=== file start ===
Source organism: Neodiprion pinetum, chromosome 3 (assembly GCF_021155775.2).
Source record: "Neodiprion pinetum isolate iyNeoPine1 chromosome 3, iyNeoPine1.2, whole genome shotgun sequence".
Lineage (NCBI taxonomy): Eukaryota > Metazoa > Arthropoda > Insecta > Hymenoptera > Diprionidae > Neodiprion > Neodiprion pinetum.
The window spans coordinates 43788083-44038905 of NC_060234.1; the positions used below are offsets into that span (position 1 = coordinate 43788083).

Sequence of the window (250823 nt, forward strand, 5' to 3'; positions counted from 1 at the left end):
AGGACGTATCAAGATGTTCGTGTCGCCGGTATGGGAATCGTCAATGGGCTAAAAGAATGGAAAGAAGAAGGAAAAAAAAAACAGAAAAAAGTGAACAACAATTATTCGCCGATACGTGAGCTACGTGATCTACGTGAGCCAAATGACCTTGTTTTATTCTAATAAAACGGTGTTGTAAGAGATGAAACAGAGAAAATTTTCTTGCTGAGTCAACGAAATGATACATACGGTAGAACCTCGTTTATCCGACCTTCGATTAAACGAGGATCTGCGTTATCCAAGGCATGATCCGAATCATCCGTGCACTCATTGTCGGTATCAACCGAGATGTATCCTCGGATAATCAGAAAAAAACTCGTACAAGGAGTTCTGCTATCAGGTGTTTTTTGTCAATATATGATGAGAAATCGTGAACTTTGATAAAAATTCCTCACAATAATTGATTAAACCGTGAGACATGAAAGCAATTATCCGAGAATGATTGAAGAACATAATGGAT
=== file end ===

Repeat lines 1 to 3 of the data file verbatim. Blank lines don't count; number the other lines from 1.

Source organism: Neodiprion pinetum, chromosome 3 (assembly GCF_021155775.2).
Source record: "Neodiprion pinetum isolate iyNeoPine1 chromosome 3, iyNeoPine1.2, whole genome shotgun sequence".
Lineage (NCBI taxonomy): Eukaryota > Metazoa > Arthropoda > Insecta > Hymenoptera > Diprionidae > Neodiprion > Neodiprion pinetum.